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2018 SEC Spoilers

By Jim Johnson
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If you want to be wholly surprised in 2018, don't read this.

One of the most fun things about college football is its unpredictability. I wouldn’t recommend trusting the consistency of 18-22 year olds in pretty much any facet of life, and this is no different. Every season, a handful of things happen that, if it took place in a movie, we would needle the writing for being too unrealistic. I say this as a warning, if you want to be wholly surprised in 2018, stop reading. If you’re still here, proceed with caution, as you have now entered the spoiler zone. Here are five things I am absolutely, positively, uncategorically certain will happen this year.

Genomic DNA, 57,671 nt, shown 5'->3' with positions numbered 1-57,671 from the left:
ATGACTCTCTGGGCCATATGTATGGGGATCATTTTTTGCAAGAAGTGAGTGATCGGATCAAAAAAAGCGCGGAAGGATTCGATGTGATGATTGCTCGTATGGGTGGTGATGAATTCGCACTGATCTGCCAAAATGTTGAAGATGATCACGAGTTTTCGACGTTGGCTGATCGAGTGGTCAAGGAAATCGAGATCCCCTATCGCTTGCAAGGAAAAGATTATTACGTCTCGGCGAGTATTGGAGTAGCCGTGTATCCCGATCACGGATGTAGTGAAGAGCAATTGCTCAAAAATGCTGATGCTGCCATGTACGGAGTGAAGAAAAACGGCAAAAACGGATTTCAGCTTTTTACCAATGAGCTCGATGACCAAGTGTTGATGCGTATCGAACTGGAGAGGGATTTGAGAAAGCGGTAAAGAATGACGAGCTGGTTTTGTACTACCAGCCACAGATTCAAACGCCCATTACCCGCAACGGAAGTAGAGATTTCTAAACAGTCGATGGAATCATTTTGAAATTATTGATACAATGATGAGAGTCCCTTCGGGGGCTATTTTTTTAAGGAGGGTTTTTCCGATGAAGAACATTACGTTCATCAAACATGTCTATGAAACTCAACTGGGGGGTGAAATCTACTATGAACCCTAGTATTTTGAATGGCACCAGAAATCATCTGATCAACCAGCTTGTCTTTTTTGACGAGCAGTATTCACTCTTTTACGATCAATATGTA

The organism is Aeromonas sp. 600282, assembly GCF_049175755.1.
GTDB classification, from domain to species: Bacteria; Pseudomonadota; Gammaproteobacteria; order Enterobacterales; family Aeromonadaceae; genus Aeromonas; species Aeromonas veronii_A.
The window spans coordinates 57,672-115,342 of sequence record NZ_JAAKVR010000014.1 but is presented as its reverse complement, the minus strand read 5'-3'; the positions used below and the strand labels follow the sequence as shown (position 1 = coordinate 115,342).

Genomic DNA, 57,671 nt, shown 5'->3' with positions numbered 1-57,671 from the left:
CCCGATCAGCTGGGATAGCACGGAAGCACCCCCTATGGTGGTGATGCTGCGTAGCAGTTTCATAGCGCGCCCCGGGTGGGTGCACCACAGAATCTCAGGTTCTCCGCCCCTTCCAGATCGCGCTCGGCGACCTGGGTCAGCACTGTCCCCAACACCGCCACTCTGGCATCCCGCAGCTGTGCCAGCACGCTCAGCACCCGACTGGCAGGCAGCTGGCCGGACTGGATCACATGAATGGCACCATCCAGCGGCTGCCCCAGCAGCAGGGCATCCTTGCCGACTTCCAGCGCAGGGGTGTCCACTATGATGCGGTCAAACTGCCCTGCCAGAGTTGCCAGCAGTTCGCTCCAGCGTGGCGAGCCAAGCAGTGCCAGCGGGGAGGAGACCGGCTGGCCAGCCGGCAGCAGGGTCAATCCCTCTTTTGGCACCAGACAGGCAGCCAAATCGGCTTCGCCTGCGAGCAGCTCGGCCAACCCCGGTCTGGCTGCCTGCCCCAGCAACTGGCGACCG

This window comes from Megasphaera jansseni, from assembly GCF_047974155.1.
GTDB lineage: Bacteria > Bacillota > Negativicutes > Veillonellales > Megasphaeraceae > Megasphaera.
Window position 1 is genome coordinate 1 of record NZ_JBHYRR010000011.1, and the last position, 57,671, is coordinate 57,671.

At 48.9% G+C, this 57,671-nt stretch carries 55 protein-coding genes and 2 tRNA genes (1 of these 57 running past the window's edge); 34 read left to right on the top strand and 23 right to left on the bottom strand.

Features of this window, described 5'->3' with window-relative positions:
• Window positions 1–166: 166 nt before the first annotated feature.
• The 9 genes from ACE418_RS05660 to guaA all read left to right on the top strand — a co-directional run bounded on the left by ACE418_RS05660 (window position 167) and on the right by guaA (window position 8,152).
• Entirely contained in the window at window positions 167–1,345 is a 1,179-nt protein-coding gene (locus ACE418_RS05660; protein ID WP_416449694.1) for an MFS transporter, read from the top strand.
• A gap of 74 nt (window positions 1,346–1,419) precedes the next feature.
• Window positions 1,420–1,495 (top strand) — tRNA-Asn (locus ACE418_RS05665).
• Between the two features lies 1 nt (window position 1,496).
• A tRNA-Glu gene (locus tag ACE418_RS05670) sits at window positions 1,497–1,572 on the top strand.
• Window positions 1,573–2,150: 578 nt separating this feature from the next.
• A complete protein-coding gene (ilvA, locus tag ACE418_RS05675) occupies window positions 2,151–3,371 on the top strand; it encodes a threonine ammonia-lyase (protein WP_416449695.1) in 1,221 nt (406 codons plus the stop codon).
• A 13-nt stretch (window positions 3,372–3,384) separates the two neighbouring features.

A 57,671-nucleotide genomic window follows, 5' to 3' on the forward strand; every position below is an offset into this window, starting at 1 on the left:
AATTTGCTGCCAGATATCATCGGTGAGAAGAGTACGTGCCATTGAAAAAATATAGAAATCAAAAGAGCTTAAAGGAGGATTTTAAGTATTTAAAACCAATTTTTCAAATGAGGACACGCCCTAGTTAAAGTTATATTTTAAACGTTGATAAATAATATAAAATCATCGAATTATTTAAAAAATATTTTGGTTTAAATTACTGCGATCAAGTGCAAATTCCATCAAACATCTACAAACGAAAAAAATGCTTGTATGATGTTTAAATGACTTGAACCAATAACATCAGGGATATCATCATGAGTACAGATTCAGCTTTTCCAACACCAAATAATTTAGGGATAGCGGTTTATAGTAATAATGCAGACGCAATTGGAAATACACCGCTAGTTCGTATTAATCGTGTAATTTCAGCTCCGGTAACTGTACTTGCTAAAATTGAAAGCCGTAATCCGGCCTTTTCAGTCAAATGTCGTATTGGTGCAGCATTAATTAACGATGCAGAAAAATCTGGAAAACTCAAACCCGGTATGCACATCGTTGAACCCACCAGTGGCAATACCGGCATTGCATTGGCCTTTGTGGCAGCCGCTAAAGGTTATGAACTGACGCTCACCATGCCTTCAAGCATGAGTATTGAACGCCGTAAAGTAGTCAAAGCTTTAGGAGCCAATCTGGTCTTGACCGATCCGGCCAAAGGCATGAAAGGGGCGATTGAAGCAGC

1. Auburn’s Jarrett Stidham will be the best quarterback in the country. This year, just being the best signal caller in the SEC would be quite an accomplishment. Looking across the landscape, the league hasn’t been this deep at the position in years. On paper, there’s really only about four teams that don’t at least have a seemingly serviceable option behind center. At the top of the conference, it’s probably a four man race between Drew Lock, who led the nation in passing touchdowns, Jake Fromm, who put together one of the most impressive true freshman campaigns in recent memory, a healthy Nick Fitzgerald, and Stidham. Yet, as good as they all were, no SEC quarterback posted a higher passer rating in conference play than Stidham, who threw for 13 scores with just one interceptions during that stretch, which included him playing some of his best games of the season against the likes of Mississippi State, probably one of the twenty best defenses in the country, and Georgia, a top five defense, at worst. While Drew Lock was racking up touchdowns against Southwest Missouri State, Idaho, and UConn, Stidham was at his best against the best. Why, again, are people expecting Lock, who completed just 57.8% of his throws in 2017, to be better after Mizzou replaced Josh Heupel with Derek Dooley? If there is a better quarterback, the smart money is on Jake Fromm, but it’s a double edged sword; all the reasons that make Fromm worth considering are the same reasons to question his ceiling. His efficiency numbers were off the charts, but as Georgia’s reliance on him amplifies, and his volume correspondingly increases, it seems unlikely that said efficiency will be sustainable, much less improved upon. Obviously, his raw numbers will increase, but that doesn’t mean he’s better. Stidham’s best downfield pass catcher was Will Hastings, who reeled in 70% of his targets 20+ yards past the line of scrimmage. Will Hastings is a 5’10, 170 pound white guy that walked onto Auburn, originally, as a kicker. With all due respect, Stidham deserves the lionshare of the credit for that. And, no matter how symbiotic (or not) Stidham’s relationship to his receivers may be, basically everyone that caught a pass from him in 2017, save Kerryon Johnson, is coming back. Nationally, Jake Browning is the only guy that stacks up favorably to Stidham, but Browning has been at Washington far longer than the Auburn signal caller at his current locale. The increased experience in what was a new system a year ago will be enough to push him over the top.